A Perfect Example of American Consumerism

Dear Jack,

Soon after writing you this past letter asking what breaks your heart, I happened across this Facebook status of a friend of Lydia’s.  This is a prime example, on so many levels, of American consumerism that breaks my heart.  When I read it, I wasn’t even as mad as I was sad.  Sad for the person who wrote it, sad for the lack of perspective we as Americans have, sad for the friends who didn’t speak up against the perspective, and sad for the people who she wrote her mini-letter to.  The update said this:

Dear Middle East & Africa,
I would rather spend $50 on clothing or shoes, instead of my gas tank. Please get your act together, asap.
Sincerely,
A broke & concerned US citizen

Wow.  I could dissect this this almost word for word, but I’ll let you do this.  I don’t want to seem like that angry old man who only finds fault in the world, because I want to be known as the optimistic man who spreads hope through the world.

That said, the above quote demonstrates two areas, directly connected, that need addressed in our culture: an obsession with ourselves, and a blatant neglect of others.  We constantly default to think about ourselves – in this case, bemoan about not being able to spend $50 on shoes.  Never-mind the fact that we even have $50 – an amount most of the world can’t even fathom.  Never-mind we live in a country where we have access to gas, and the ability to drive vehicles we use the gas for.  Never-mind our country isn’t at war with each other and we don’t have to fear for our lives each hour of each day.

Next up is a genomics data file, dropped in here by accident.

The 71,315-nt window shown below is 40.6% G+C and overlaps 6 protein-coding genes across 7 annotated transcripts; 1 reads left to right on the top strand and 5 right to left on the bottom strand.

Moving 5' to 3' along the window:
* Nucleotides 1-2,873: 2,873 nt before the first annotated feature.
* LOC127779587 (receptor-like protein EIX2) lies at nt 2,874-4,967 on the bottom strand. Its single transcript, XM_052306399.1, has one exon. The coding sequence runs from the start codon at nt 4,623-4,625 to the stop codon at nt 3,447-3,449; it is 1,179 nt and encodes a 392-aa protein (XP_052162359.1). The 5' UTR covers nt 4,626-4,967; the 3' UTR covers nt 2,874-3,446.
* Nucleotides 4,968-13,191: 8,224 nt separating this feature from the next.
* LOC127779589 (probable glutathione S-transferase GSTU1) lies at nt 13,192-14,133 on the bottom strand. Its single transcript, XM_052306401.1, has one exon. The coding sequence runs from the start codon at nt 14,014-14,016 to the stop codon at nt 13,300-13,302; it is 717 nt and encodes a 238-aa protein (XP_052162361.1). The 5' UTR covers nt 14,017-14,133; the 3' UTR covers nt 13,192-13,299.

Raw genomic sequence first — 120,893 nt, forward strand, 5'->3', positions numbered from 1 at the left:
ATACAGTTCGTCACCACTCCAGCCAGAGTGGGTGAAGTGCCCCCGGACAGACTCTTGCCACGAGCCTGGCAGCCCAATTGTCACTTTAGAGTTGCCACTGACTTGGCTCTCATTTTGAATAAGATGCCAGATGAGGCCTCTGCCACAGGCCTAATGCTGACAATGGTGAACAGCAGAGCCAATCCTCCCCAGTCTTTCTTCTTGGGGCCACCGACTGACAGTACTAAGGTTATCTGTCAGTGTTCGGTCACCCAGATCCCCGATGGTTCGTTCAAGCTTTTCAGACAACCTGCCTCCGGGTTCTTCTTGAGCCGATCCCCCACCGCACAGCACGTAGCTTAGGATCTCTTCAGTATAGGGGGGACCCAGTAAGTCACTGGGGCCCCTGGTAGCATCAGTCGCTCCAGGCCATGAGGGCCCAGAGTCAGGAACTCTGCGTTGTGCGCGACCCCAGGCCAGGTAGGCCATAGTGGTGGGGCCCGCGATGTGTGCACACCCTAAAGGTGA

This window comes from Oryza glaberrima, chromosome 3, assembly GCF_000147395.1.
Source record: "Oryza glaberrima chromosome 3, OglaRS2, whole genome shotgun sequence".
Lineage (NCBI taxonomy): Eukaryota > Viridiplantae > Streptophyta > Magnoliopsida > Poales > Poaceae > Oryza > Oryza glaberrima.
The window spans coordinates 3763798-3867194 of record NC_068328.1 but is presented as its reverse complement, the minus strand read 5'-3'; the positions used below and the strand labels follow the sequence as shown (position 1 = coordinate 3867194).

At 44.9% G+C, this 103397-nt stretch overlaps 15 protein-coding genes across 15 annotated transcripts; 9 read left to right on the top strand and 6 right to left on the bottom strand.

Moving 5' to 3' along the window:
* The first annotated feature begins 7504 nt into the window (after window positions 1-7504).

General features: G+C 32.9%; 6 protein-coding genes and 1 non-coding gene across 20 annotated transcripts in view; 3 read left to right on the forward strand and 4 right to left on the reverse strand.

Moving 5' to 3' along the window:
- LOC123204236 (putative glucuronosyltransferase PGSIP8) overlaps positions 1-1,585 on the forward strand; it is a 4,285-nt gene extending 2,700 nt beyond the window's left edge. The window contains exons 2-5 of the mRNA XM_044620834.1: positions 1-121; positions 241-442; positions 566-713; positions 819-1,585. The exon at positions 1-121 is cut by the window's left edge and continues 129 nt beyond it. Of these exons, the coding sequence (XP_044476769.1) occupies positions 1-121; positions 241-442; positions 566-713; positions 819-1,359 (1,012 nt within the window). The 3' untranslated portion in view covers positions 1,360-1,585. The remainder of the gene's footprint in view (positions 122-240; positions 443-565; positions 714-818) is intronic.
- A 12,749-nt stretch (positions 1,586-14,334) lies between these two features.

And when we obsess over ourselves, we then lose perspective of others.  In this case, the people on the verge of civil war – constantly fearing death of loved ones and death themselves.  How can we even complain about expensive gas when people’s lives are being terminated by chaos and dictatorship?  Do we really lose that much perspective?  Yes, we do – and I constantly have to fight to retain it.  I’m not excluding myself from this (hence the inclusive pronouns of my letters).

The last part I’ll point out in the quote is the signature: “Sincerely, a broke & concerned US citizen.”  Each word can be examined.  Sincerely: really?  With all sincerity you write this letter?  You’re sincerely that self-absorbed?    Broke: don’t get me started about being “broke” if you can afford a car – and gas.  Concerned: concerned about what?  Your shoes or the people being killed in the Middle East?  US Citizen: she must have no idea how much of a privilege being a citizen of a free nation is, and I personally become embarrassed when fellow citizens act this way.

But my main reason in writing you this letter isn’t so much to bash and slander my fellow man.  It’s to remind you that the loss of perspective is a rampant disease in our country and culture – and if you’re not constantly aware of it, you’ll be assimilated into thinking the same way.

I am not friends with the girl who wrote the Facebook status, and so it was by no measure acceptable for me to respond – but I wish someone who does know her would respond.  And I’d encourage you to be bold and correct the lack of perspective you witness in your own friends’ lives, and to encourage your friends to correct your own lack of perspective at time.  We all need help in doing so.

I’ll wrap up with this, Jack: chances are, you are blessed beyond the comprehension of most people in this world.  Please don’t forget that.  And since we are blessed, we have an obligation to take care of those who may not be as blessed.  Till next time, Jack,

Sincerely,
J.

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